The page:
President Trump isn’t the first politician to underestimate Canadian Prime Minister Justin Trudeau.
Just ask Patrick Brazeau.
In 2012, Brazeau, then a conservative senator from Quebec, squared off with the man Trump recently called “meek and mild” in a charity boxing match. Back then, “meek and mild” might not have seemed too far off: Trudeau was a Member of Parliament best known for being the son of the former prime minister.
Brazeau was a big favorite in the fight, and it was easy to see why: He was a muscular former Navy reservist with a black belt in karate. The conventional wisdom was that Trudeau — taller, slender, aggravatingly handsome — wouldn’t be able to take a punch.
Canada has a well-earned reputation for politeness, but there is no polite way to describe what happened once the bell sounded: Brazeau caught a beat down.
Trudeau waited out a little flurry in the first round while Brazeau flailed wildly. But when the second round began, Trudeau was landing punches at will. In the third round, after Trudeau had spent several minutes pummeling Brazeau — who appeared to be bleeding from the nose — the referee finally stopped the fight.
Point is, underestimating your opponent can be dangerous — especially when it’s Justin Trudeau. He may be pretty and polite, but — as Brazeau can attest — he sure isn’t meek or mild.
“About six years ago I would have said the same thing about Justin Trudeau,” Brazeau said. “I was bigger, I had a bigger build. I came out as a bully and I was impulsive.”
“It doesn’t seem to me that every comment or tweet is well thought-out,” Brazeau said, which passes for a devastating critique in the understated land north of the border. “Maybe he’s making the same mistake that I did six years ago. Seeing a small, skinny person who might look weak. I underestimated him, and it bit me in the butt.”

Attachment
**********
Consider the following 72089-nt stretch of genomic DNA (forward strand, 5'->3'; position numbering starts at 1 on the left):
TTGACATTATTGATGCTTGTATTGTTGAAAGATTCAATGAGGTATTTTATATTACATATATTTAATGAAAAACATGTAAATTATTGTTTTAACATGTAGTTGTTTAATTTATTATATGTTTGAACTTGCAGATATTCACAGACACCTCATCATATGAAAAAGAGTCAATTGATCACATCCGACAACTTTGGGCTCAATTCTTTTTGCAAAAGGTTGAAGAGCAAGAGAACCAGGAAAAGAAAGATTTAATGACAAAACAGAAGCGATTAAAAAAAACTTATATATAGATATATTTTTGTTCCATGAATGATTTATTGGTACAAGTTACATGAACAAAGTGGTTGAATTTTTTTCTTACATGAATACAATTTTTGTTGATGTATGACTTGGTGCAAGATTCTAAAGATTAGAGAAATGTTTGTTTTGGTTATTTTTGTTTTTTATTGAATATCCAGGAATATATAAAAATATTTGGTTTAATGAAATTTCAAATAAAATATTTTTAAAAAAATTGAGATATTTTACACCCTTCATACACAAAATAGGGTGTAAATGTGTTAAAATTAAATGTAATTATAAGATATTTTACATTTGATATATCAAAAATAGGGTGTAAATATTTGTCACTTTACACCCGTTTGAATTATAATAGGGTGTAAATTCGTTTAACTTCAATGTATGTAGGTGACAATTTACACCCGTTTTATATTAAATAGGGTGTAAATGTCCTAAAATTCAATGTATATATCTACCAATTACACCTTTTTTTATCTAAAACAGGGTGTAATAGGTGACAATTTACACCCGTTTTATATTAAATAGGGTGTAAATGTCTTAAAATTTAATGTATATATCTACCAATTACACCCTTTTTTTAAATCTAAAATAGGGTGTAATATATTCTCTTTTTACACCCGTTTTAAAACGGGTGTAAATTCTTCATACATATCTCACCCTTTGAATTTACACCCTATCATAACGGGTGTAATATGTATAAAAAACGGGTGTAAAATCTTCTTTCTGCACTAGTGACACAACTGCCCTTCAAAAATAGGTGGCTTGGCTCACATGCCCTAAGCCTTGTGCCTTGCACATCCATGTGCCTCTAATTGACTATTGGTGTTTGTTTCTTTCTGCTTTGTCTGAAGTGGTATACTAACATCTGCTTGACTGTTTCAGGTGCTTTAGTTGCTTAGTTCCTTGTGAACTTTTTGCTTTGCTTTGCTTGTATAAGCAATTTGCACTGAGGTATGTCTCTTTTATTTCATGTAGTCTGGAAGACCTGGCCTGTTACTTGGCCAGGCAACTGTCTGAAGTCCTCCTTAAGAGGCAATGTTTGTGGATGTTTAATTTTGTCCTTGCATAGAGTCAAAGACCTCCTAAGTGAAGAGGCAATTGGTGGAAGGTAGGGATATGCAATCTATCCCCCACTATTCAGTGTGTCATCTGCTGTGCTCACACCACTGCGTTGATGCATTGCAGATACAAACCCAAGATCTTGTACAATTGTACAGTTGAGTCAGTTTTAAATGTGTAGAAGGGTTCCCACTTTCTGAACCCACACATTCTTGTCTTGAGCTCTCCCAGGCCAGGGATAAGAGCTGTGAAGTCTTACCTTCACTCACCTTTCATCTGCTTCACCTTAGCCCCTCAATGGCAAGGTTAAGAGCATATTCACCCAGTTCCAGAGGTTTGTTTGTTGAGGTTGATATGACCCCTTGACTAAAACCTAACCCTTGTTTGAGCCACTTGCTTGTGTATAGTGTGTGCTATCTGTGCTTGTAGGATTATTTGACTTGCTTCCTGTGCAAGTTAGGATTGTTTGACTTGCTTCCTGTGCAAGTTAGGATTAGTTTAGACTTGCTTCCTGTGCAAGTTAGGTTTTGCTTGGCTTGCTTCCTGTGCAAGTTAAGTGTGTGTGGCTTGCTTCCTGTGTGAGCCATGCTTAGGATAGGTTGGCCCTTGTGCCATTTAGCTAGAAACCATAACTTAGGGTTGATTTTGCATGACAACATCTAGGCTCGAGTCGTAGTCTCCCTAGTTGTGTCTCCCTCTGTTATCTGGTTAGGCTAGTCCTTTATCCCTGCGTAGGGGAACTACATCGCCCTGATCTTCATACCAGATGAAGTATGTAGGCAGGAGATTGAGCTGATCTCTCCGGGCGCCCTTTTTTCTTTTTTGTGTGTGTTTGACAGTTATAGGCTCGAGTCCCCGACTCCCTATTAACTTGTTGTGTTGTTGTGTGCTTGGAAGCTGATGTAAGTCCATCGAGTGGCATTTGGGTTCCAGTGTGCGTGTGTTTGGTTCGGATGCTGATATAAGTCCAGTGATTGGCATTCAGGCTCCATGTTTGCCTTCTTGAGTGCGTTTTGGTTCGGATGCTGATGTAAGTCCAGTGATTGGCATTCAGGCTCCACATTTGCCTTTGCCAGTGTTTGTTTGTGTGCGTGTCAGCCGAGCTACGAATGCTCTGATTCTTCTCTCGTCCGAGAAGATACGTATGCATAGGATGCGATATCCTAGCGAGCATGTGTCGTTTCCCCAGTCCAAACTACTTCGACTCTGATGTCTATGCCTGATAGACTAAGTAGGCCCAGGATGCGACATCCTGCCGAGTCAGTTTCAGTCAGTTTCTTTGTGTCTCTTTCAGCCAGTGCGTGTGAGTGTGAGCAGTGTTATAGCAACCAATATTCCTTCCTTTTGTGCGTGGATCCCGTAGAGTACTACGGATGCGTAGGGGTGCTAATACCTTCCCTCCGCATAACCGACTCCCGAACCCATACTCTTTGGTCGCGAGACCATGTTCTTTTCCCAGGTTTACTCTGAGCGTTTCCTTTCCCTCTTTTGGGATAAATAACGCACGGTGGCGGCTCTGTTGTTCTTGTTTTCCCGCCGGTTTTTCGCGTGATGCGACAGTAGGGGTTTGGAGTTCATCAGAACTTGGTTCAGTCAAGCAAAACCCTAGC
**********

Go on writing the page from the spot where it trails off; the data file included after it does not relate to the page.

The charity boxing match, which was televised live in Canada, helped launch Trudeau’s career; Brazeau’s went into a tailspin. Not long after, he was charged with financial crimes, suspended from the Senate, took a job as the manager of a strip club, and pleaded guilty to assault and cocaine charges. But after the financial charges were dropped in 2016, he returned to the Senate as an independent. He’s still the youngest member, at 43.
Canada has often been a comedic punching bag down here. Decades of jokes aboot accents and Mounties and milk that comes in bags for some reason. The 1995 Michael Moore movie “Canadian Bacon” imagined a scheming American president drumming up anti-Canadian hysteria to improve his approval rating. But the animus inspires an American militia to nearly touch off a border war. The whole movie now feels about two weeks and three-dozen idiots from becoming a documentary.
All of those jokes — received with the gentle good humor that Canadians are known for — have always been between friends. “Canadian Bacon” only works because the idea of an American president starting a cold war with Canada was so absurd.
“We’re more than just neighbors, we’re also cousins, brothers, and sisters. We’ve been the strongest allies the globe has seen,” said Brazeau. Why, he wondered, would Trump want to cozy up to the North Korean dictator while alienating allies all over the globe?
Trump went directly from insulting Canada over the weekend to making nice with Kim Jong Un. While a Trump surrogate was dooming to a “special place in hell” the leader of a nation whose soldiers have died alongside ours all over the world (he has since apologized), the president was palling around with a buffoon who starves his own people.
Whether Trump’s summit with Kim produces anything positive likely won’t be clear for a while. North Korea has broken denuclearization promises before, and it would surprise exactly no one if this ended up being a deeply weird photo op and nothing more.
For Trump to flatter a North Korean dictator and even boast about their burgeoning “terrific relationship” while alienating some of our most trusted allies suggests he’s making a mistake not so different from Brazeau’s. Trump may have been attempting to show strength in advance of his meeting with Kim by berating Canada and other Group of 7 nations on trade, but instead he seemed only impulsive.
And underestimating the importance of your allies is every bit as dangerous as underestimating your adversaries.Nestor Ramos can be reached at email@example.com. Follow him on Twitter @NestorARamos.